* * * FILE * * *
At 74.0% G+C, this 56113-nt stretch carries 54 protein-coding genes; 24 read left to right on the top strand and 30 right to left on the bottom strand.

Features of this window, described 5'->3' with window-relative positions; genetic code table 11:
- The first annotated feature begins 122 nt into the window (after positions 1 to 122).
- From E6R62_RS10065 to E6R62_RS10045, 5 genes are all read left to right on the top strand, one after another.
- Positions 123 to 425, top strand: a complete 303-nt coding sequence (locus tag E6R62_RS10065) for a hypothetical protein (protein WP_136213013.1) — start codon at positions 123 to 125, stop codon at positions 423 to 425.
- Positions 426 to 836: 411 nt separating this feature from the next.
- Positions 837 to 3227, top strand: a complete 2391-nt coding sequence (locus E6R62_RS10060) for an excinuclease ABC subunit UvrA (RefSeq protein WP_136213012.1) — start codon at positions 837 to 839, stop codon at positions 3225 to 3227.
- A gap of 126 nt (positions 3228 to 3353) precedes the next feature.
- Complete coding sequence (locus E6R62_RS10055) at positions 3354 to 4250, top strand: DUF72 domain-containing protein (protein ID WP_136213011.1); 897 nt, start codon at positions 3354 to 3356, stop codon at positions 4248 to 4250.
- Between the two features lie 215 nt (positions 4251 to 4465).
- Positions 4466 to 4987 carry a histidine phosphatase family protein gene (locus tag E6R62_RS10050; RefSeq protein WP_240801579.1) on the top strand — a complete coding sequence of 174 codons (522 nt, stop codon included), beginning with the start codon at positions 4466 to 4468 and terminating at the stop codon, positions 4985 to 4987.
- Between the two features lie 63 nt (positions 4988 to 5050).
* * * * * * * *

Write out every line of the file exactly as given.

At 74.0% G+C, this 56113-nt stretch carries 54 protein-coding genes; 24 read left to right on the top strand and 30 right to left on the bottom strand.

Features of this window, described 5'->3' with window-relative positions; genetic code table 11:
- The first annotated feature begins 122 nt into the window (after positions 1 to 122).
- From E6R62_RS10065 to E6R62_RS10045, 5 genes are all read left to right on the top strand, one after another.
- Positions 123 to 425, top strand: a complete 303-nt coding sequence (locus tag E6R62_RS10065) for a hypothetical protein (protein WP_136213013.1) — start codon at positions 123 to 125, stop codon at positions 423 to 425.
- Positions 426 to 836: 411 nt separating this feature from the next.
- Positions 837 to 3227, top strand: a complete 2391-nt coding sequence (locus E6R62_RS10060) for an excinuclease ABC subunit UvrA (RefSeq protein WP_136213012.1) — start codon at positions 837 to 839, stop codon at positions 3225 to 3227.
- A gap of 126 nt (positions 3228 to 3353) precedes the next feature.
- Complete coding sequence (locus E6R62_RS10055) at positions 3354 to 4250, top strand: DUF72 domain-containing protein (protein ID WP_136213011.1); 897 nt, start codon at positions 3354 to 3356, stop codon at positions 4248 to 4250.
- Between the two features lie 215 nt (positions 4251 to 4465).
- Positions 4466 to 4987 carry a histidine phosphatase family protein gene (locus tag E6R62_RS10050; RefSeq protein WP_240801579.1) on the top strand — a complete coding sequence of 174 codons (522 nt, stop codon included), beginning with the start codon at positions 4466 to 4468 and terminating at the stop codon, positions 4985 to 4987.
- Between the two features lie 63 nt (positions 4988 to 5050).